Alissa Agnello, MS, lead faculty for the Nano program, describes SHINE: “Since the SHINE project was established in 2009, we have done enticement activities and engagement activities. The enticement activities are mostly outreach-based, with over 10,000 high school students, middle school students and public introduced to nanotechnology. We have also led annual summer workshops for educators to help them bring nanotechnology into their classrooms. The engagement activities improve our nanotechnology program at North — matching students with internships, purchasing equipment so students can gain hands-on experience with these tools, and arranging guest lectures, lab tours, and informal lunches on campus for students to network with nanotech-experts from industry and academia.  
 
“As SHINE becomes a regional center, we will continue all of the enticement and engagement activities but will expand our reach throughout the entire Pacific Northwest region. We hope to make people more informed about nanotechnology and draw prospective students into North’s nanotech program. The new SHINE center will provide scholarships for students who choose to relocate to the Seattle area for three quarters of nanotech training.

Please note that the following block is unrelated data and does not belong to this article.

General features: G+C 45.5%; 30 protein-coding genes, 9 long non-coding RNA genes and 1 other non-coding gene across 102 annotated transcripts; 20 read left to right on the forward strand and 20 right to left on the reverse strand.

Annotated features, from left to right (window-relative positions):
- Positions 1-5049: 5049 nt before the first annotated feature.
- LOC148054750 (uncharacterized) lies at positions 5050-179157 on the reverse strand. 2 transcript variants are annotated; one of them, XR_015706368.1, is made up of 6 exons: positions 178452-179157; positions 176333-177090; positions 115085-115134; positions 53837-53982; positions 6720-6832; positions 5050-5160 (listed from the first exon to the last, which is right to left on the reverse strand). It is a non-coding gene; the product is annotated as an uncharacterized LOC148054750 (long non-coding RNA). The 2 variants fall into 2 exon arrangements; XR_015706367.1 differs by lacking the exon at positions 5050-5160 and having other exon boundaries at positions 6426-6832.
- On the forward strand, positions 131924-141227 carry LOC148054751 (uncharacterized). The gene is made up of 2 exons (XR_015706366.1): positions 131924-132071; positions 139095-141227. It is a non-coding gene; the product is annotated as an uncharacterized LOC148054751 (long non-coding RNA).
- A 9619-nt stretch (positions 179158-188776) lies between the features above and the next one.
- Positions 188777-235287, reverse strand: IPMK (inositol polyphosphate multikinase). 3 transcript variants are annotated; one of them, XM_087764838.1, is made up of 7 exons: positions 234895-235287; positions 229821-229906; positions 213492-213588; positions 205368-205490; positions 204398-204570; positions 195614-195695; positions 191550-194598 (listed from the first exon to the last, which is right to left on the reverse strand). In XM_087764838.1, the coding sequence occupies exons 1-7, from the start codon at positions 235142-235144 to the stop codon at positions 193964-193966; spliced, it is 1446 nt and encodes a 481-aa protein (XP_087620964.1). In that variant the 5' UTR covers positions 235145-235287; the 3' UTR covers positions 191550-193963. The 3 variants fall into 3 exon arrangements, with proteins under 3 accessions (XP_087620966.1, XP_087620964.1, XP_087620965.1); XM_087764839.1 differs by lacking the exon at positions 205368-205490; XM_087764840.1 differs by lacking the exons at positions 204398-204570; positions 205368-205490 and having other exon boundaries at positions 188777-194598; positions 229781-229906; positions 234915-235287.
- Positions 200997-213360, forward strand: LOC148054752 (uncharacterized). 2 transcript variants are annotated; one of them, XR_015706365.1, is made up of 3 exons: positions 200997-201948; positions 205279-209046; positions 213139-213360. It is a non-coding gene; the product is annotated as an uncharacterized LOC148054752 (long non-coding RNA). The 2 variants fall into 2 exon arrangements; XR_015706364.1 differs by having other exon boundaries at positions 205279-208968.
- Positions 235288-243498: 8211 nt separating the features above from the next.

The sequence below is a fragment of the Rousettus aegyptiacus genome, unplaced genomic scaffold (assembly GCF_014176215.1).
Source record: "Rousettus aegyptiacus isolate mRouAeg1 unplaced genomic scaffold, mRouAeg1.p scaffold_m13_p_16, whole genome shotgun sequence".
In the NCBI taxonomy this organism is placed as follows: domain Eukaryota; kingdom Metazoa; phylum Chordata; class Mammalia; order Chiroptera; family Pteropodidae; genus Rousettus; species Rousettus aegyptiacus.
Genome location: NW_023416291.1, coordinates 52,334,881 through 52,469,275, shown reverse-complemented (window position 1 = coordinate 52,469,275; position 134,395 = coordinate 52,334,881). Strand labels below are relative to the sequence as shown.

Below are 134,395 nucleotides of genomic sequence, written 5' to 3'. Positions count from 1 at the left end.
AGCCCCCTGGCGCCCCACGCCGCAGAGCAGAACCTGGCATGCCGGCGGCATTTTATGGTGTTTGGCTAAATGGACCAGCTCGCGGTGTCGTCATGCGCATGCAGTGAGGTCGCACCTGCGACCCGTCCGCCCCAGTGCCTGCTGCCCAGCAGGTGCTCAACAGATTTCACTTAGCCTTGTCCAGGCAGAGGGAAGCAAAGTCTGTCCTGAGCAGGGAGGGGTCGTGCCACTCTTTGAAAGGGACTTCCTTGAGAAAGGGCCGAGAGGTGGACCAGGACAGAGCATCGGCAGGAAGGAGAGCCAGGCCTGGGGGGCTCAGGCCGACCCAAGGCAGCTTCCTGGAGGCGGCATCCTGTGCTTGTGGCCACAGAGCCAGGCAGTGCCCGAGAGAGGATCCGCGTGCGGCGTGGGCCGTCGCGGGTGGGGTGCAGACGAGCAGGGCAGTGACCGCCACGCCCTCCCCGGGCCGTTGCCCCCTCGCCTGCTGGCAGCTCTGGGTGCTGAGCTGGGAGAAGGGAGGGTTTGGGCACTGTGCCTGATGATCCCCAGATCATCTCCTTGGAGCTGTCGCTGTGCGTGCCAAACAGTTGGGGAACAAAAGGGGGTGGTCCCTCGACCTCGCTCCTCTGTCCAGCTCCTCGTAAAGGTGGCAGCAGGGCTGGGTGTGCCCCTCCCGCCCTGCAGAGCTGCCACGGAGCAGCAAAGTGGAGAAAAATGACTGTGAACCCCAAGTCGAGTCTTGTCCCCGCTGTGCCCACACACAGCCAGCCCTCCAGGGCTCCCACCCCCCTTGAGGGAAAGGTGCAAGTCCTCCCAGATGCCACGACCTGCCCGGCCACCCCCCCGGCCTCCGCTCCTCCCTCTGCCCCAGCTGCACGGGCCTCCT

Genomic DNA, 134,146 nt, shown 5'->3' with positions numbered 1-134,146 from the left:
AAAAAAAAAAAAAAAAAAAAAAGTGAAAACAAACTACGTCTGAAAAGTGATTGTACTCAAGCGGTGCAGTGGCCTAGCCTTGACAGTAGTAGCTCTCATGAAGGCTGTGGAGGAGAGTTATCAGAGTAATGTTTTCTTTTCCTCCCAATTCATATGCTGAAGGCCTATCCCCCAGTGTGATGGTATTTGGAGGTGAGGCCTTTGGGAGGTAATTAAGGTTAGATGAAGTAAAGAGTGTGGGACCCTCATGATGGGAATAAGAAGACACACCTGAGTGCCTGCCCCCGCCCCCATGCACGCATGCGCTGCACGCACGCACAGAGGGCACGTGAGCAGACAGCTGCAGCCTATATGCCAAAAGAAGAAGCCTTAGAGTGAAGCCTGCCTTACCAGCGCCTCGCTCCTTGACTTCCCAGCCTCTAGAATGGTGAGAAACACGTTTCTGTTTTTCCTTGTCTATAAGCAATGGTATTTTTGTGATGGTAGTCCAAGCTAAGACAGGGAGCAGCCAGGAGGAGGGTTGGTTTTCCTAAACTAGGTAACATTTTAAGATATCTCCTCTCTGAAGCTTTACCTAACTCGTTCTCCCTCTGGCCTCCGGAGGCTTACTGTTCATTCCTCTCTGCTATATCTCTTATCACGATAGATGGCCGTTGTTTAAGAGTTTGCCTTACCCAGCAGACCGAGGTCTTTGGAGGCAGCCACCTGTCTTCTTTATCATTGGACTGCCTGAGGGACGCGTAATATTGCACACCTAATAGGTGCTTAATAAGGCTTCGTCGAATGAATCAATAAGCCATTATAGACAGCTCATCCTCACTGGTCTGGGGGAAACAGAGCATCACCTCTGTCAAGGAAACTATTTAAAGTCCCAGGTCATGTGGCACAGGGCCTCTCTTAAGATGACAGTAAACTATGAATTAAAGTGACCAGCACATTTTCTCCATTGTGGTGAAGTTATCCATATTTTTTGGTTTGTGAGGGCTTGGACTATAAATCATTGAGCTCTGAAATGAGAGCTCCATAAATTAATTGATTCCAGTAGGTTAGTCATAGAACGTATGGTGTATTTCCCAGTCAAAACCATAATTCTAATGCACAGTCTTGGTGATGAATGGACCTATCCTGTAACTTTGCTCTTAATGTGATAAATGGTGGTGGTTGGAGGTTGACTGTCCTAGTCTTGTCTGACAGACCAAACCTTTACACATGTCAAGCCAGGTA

“As a regional center, SHINE will connect nanotechnology stakeholders throughout the region – current and prospective nanotech students, grades 6-12 educators, universities and community colleges, national labs, industry, economic development groups and the public. This will not only enhance communication between these groups, but ensure that North’s program is meeting industry needs and standards and that people looking for jobs know where to come to get trained.”